Planet & Biodiversity Faces ‘Ghastly Future’ In New Prognosis By Leading Scientists

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Our planet is on track towards a “ghastly future”, warns a leading group of researchers in a new scientific paper summarising the state of the natural world. Unless drastic action to reverse climate change and ecological degradation is taken soon, our “entire biosphere and all its lifeforms” could be under threat, including humanity’s very own existence. 

The rapid loss of biodiversity and the intensifying climate emergency coupled with continued inaction is pushing the world towards a “ghastly future”, a new study published in Frontiers predicts. The research, led by a group of scientists from Stanford University, UCLA and Flinders University in Australia, says the survival of all species on Earth is now under grave threat. 

“Humanity is causing a rapid loss of biodiversity and, with it, Earth’s ability to support complex life,” said lead author Professor Corey Bradshaw of Flinders University. “But the mainstream is having difficulty grasping the magnitude of this loss, despite the steady erosion of the fabric of human civilisation.”

Stopping biodiversity loss is nowhere close to the top of any country’s priorities, trailing far behind other concerns such as employment, healthcare, economic growth, or currency stability.

Professor Paul Ehrlich, Stanford University

More than 150 studies were cited and reviewed for this “perspective” report, which aims to clearly show how our current trajectory of unsustainable consumption, depletion of natural resources and population growth will lead to mass biodiversity decline, extinction, planetary toxification and more severe climate change impacts. 

The research also outlines the consequences of continued “political impotence” when it comes to climate action and environmental protection, and how ineffective current and planned measures are to tackle the “ominous scale” at which the planet is being destroyed.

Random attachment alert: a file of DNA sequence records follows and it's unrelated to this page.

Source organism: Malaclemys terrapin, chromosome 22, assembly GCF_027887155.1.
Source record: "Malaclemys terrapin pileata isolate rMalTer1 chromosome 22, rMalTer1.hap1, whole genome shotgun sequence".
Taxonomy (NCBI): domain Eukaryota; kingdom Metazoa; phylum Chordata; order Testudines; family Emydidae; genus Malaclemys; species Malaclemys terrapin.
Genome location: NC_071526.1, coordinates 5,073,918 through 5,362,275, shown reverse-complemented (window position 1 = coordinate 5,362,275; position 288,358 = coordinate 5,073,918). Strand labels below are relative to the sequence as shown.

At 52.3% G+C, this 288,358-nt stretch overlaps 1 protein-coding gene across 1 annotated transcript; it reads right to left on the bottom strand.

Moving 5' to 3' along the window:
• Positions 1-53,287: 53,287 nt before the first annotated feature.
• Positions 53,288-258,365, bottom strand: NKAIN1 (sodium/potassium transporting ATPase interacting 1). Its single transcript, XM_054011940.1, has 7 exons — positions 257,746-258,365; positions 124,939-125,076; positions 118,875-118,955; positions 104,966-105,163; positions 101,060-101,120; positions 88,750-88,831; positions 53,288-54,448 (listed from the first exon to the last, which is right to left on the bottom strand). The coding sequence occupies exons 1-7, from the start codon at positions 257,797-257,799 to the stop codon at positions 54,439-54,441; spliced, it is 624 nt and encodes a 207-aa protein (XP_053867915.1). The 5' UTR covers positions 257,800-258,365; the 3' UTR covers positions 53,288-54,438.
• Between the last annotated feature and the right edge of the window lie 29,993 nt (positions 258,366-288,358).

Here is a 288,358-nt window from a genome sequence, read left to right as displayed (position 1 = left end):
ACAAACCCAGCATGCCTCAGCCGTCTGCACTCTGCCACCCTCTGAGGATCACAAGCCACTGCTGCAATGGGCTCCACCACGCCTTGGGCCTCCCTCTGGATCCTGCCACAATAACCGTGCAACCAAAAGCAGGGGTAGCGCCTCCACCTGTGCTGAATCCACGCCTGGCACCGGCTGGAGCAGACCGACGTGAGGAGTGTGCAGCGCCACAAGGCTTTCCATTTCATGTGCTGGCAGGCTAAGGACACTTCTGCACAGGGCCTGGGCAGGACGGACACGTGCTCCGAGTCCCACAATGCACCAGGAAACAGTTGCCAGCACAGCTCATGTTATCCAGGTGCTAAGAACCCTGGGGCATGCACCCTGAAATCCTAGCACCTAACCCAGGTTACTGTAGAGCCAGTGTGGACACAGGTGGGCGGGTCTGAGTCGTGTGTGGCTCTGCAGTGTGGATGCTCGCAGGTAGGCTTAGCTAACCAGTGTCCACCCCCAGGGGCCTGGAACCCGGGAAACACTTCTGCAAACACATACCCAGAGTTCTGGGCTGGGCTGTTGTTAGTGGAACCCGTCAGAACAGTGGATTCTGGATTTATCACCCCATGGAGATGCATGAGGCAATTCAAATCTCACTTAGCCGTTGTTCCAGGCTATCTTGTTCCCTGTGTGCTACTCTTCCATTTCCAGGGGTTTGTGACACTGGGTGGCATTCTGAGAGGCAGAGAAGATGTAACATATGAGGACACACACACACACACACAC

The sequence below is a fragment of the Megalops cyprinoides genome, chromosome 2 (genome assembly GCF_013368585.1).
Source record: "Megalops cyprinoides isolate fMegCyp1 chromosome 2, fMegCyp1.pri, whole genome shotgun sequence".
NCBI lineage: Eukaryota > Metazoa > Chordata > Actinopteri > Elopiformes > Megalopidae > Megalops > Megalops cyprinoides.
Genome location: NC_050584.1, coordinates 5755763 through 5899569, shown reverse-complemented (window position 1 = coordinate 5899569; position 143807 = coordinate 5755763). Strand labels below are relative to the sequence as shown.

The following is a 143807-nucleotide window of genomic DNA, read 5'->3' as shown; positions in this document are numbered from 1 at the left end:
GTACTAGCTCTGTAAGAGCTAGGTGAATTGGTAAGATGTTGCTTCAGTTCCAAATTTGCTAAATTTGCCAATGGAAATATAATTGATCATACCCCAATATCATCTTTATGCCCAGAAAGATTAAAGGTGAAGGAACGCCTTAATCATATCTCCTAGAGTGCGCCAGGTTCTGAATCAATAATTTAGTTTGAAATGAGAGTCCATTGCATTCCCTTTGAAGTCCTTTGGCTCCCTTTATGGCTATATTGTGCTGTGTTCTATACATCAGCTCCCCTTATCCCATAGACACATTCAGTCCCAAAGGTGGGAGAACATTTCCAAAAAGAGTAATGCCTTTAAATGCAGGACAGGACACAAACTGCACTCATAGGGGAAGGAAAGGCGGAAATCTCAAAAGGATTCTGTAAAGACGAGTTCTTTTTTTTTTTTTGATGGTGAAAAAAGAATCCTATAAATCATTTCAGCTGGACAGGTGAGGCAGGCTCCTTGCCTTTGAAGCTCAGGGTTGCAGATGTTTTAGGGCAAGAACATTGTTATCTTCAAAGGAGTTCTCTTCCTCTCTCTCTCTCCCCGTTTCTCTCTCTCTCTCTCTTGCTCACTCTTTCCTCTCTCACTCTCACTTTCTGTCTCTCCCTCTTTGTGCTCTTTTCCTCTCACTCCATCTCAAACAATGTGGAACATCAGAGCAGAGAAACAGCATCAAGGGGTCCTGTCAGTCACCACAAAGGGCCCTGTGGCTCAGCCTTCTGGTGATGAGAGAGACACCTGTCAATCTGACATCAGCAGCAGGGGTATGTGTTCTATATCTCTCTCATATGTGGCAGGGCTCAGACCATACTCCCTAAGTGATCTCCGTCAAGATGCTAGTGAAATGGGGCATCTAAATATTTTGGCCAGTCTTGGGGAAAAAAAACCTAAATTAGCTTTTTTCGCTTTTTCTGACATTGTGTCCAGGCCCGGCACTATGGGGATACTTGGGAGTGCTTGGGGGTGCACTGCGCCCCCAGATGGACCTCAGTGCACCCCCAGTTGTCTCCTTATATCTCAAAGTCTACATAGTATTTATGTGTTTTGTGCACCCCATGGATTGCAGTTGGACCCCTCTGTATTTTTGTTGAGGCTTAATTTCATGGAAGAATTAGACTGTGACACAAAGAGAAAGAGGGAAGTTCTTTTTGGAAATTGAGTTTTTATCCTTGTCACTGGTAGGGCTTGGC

“The problem is compounded by ignorance and short-term self-interest, with the pursuit of wealth and political interests stymying the action that is crucial for survival,” explained Bradshaw. 

Without political will backed by tangible action that scales to the enormity of the problems facing us, the added stresses to human health, wealth, and well-being will perversely diminish our political capacity to mitigate the erosion of the Earth’s life-support system upon which we all depend.

Professor Dan Blumstein, UCLA

“Stopping biodiversity loss is nowhere close to the top of any country’s priorities, trailing far behind other concerns such as employment, healthcare, economic growth, or currency stability,” added author Professor Paul Ehrlich of Stanford University. “While it is positive news that President-elect Biden intends to re-engage the U.S. in [the] Paris Climate accord within his first 100 days of office, it is a minuscule gesture given the scale of the challenge.” 

Professor Dan Blumstein of UCLA, who was also a part of the research, explained that the team of scientists decided to speak out on the lack of understanding of the scale of our ecological crisis and the collective unwillingness to act on it because the consequence is that our very existence – humanity – could be wiped out. 

“What we are saying might not be popular, and indeed is frightening. But we need to be candid, accurate, and honest if humanity is to understand the enormity of the challenges we face in creating a sustainable future.” 

Blumstein continues: “Without political will backed by tangible action that scales to the enormity of the problems facing us, the added stresses to human health, wealth, and well-being will perversely diminish our political capacity to mitigate the erosion of the Earth’s life-support system upon which we all depend.”


Lead image courtesy of Kirill Shipitsin / TASS.


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